Happy 25th Anniversary, Python

25 years ago, on 20th February 1991, Python 0.9.0 was released publicly… I absolutely love it and use it everyday, and it seems to be as successful as ever… For another great 25 years! Cheers!  

Do not spawn processes on users requests

I’ve been playing recently an online game that has recently launched, that uses the following idea. When a user starts a match, it spawns a process in the server that acts as the opponent, generating the actions against the user. The game had a rough launch, with a lot of problems due it being played by a lot of people. And, IMHO, a lot of the problems can be traced to that idea. I see it’s a seductive one. If a user generates an interaction with the service that takes time (for example, a match for… Read More

All you need is cache

What is cache More than a formal definition, I think that the best way of thinking about cache is an result from an operation (data) that gets saved (cached) for future use. The cache value should be identifiable with a key that is reasonably small. This normally is the call name and the parameters, in some sort of hashed way. A proper cache has the following three properties: The result is always replicable. The value can be scrapped without remorse. Obtaining the result from cache is faster than generate it. The same result will be used… Read More

Gorgon: A simple task multiplier analysis tool (e.g. loadtesting)

Load testing is something very important in my job. I spend a decent amount of time checking how performant are some systems. There are some good tools out there (I’ve used Tsung extensively, and ab is brilliant for small checks), but I found that it’s difficult to create flows, where you produce several requests in succession and the input depends on the returned values of previous calls. Also, normally load test tools are focused in HTTP requests, which is fine most of the time, but sometimes is limiting. So, I got the idea… Read More

The most annoying thing about online advertising

Right now there is a lot of discussion about how invasive and intrusive online advertising is, including the effects it has in performance. The funny part? I am still getting advertising that hardly qualifies as “targeted” or “interesting“. By now the whole internet should have a lot of contextual information on where I spend my time, what are the pages I read, and what interest me. What kind of ads I see? The same products I see on the broad TV. Just the usual cars, insurance, cleaning products. Plus the  spammy “you’re the 10,000,000th… Read More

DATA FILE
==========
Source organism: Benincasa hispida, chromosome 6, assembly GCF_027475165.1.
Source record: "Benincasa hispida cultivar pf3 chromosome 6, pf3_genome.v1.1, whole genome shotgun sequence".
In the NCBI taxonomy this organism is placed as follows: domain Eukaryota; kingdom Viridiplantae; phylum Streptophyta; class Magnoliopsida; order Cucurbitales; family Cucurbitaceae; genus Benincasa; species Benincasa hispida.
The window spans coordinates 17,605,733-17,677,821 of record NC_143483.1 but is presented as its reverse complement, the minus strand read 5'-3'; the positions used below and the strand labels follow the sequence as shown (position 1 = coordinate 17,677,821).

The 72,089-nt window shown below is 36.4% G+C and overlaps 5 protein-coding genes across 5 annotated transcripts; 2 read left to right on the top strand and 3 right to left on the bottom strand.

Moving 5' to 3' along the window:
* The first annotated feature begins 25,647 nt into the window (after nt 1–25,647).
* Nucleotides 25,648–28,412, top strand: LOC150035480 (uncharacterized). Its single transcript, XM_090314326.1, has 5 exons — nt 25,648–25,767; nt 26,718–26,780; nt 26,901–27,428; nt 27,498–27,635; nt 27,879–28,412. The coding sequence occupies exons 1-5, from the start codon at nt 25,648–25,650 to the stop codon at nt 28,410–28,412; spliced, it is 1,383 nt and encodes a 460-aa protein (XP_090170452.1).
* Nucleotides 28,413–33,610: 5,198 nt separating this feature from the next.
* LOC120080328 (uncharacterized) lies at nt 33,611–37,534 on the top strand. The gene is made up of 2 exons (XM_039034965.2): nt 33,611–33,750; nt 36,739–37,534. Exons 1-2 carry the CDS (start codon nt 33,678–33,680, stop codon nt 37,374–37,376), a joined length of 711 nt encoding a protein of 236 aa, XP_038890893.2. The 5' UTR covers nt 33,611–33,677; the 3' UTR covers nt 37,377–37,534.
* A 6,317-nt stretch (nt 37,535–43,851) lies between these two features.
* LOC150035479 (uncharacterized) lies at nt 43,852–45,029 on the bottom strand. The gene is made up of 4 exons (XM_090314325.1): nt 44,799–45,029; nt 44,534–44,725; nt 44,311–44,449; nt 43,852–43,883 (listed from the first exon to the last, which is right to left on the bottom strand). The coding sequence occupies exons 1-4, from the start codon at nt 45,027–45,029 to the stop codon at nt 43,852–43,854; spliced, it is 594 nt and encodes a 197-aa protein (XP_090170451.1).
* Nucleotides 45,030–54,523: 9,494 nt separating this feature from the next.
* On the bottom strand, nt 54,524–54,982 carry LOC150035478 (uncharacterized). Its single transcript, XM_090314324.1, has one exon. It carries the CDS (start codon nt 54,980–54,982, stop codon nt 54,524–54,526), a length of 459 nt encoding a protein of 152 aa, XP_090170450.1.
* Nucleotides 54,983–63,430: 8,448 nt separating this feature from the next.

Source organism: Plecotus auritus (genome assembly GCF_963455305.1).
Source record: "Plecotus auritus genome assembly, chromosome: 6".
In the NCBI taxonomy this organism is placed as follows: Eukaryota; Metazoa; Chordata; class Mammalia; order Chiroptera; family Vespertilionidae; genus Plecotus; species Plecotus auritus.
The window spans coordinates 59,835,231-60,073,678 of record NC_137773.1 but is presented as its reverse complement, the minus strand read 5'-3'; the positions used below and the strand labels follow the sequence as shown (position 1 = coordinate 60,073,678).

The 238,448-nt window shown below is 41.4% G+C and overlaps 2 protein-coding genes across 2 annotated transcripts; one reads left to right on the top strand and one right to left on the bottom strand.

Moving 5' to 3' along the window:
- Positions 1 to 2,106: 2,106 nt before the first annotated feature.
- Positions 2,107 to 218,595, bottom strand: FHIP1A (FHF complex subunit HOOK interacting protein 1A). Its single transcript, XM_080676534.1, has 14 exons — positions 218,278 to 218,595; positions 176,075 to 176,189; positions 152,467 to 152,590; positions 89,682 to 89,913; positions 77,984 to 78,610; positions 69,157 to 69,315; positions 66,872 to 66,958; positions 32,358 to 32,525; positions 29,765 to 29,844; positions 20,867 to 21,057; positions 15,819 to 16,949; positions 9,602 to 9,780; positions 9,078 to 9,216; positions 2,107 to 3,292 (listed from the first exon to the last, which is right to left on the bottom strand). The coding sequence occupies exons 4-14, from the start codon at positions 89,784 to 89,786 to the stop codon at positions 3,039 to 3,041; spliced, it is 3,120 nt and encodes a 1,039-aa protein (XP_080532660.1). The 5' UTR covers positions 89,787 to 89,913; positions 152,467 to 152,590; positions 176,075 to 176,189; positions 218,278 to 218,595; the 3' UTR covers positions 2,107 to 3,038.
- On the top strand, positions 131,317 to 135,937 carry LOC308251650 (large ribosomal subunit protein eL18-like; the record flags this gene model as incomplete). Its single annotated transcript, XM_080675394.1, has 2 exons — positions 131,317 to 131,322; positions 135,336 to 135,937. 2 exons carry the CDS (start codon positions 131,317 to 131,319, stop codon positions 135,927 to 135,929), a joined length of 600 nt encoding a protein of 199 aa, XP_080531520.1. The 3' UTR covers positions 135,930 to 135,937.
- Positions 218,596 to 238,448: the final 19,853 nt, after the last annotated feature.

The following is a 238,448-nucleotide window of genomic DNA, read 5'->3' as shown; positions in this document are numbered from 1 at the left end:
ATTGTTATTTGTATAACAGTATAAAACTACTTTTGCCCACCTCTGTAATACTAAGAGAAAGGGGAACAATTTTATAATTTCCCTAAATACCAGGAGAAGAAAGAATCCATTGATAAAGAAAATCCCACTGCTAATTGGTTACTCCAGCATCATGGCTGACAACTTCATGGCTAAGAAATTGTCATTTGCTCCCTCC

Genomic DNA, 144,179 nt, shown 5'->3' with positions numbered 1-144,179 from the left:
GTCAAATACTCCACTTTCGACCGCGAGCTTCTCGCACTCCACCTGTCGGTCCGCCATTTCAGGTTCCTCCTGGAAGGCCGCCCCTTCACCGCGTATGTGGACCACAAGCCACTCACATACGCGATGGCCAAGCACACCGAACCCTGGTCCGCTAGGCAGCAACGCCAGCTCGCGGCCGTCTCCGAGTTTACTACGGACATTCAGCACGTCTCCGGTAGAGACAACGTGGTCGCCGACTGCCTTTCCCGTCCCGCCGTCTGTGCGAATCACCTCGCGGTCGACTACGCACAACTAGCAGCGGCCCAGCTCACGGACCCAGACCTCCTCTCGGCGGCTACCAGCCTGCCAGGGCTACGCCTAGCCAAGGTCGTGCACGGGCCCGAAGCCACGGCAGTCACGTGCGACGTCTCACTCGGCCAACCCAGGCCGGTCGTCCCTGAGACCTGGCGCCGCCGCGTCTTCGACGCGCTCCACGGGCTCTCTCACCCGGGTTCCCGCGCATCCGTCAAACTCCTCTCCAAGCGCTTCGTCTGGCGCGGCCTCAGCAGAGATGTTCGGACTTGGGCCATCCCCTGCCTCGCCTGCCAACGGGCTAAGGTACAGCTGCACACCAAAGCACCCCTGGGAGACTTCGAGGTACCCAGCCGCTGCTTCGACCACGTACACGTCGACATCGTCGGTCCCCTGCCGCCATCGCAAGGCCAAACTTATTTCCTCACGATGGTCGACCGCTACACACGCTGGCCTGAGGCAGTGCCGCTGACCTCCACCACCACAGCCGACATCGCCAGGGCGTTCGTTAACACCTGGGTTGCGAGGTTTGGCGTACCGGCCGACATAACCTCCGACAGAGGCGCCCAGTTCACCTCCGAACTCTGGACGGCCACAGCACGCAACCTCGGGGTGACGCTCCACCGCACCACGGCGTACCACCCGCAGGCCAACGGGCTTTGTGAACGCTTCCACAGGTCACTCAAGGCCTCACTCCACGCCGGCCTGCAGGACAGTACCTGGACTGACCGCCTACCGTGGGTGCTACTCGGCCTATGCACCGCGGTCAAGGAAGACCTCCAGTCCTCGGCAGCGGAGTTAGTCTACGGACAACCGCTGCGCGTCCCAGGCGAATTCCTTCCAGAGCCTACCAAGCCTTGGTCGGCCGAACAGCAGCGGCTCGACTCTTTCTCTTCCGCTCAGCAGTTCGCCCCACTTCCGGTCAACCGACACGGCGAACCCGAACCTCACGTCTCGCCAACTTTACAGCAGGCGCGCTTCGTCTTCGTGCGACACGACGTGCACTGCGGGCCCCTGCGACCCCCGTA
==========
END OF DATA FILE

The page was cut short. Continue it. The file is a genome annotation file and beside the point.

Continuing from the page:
Typewriters

I have to say that sometimes I am incredibly surprised with some things. The last one has been to transform an old typewriter into a valid USB keyboard. This baffles me, because I am old enough to remember a word with typewriters. Well, I’m not that old. I only used a typewriter very briefly, on my school years, but I was close enough to people using them, most in particular, my grandfather. My grandfather was a journalist and writer, and for most of his life, he used a typewriter for quite a long time… Read More

Compendium of Wondrous Links vol X

More interesting reads worth checking out Tech Use Python on AWS Lambda instead of JavaScript. Create Escher like images using Julia. BeeWares, a collection of tools to help in all the phases of Python development Crete project templates with Cookie Cutter. An interactive Maze Solver. About development I’ve still confused with this “learning code is cool”, as this article says. I’m not sure if this is a bad time to be a beginner.  Yes, it’s true that too many options is confusing, but the amount and quality of instructional material at the moment is… Read More

Leonardo numbers

Because Fibonacci numbers are quite abused in programming, a similar concept. My first impulse is to describe them in recursive way: But this is not very efficient to calculate them, as for each is calculating all the previous ones, recursively. Here memoization works beautifully Taking into account that it uses more memory, and that calculating the Nth element without calculating the previous ones is also costly. I saw this on Programming Praxis, and I like a lot the solution proposed by Graham on the comments, using an iterator. The code is really clean.

Compendium of Wondrous Links vol IX

Welcome back to this totally non-regular compilation of interesting reads. Enjoy! A Pixel Artist Renounces Pixel Art. A module of Python utilities aiming to complement the standard library. Boltons Named Pipes in Unix. Pipes are a really powerful tool. I’m each day more convinced that the biggest problem that an developer faces today is the internal expectations and unfair comparison. Productivity vs Guilt and Self-Loathing.   On secretly Terrible Engineers Curiously enough, in my current job, one of the first things my manager said to me was: “your interview was brilliant, but here’s a… Read More

ffind v0.8 released

Good news everyone! The new version of find (0.8) is available in GitHub and PyPi. This version includes performance improvements, man page and fuzzy search support. Enjoy!